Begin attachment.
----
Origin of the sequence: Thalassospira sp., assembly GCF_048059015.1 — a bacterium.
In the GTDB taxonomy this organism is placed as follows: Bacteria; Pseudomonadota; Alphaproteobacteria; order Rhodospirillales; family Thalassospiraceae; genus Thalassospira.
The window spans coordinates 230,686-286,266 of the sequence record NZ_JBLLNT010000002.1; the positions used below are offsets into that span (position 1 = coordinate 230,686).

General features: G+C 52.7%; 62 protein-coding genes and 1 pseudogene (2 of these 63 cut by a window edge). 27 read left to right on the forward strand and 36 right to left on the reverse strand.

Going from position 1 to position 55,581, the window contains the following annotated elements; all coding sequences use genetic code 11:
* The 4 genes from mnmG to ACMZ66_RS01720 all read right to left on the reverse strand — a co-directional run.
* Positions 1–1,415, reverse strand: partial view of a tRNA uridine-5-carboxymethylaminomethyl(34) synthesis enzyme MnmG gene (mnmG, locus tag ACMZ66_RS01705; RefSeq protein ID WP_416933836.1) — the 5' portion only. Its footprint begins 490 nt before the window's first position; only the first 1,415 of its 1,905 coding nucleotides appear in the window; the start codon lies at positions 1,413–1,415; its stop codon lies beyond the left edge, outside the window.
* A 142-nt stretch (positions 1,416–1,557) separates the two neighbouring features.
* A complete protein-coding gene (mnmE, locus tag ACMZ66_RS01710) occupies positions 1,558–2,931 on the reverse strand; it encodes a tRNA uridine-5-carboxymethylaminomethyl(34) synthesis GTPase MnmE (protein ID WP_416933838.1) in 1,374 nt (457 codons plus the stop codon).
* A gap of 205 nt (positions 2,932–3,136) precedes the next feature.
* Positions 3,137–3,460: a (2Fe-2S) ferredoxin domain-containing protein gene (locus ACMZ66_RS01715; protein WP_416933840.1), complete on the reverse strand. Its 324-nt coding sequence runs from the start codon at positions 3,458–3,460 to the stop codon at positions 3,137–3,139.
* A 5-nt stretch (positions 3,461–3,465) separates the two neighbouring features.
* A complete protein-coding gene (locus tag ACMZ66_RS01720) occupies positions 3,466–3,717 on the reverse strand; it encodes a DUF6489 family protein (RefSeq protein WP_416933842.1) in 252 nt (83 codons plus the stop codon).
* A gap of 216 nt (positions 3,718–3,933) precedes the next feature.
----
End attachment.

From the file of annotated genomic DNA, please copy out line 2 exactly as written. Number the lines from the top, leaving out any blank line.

In the GTDB taxonomy this organism is placed as follows: Bacteria; Pseudomonadota; Alphaproteobacteria; order Rhodospirillales; family Thalassospiraceae; genus Thalassospira.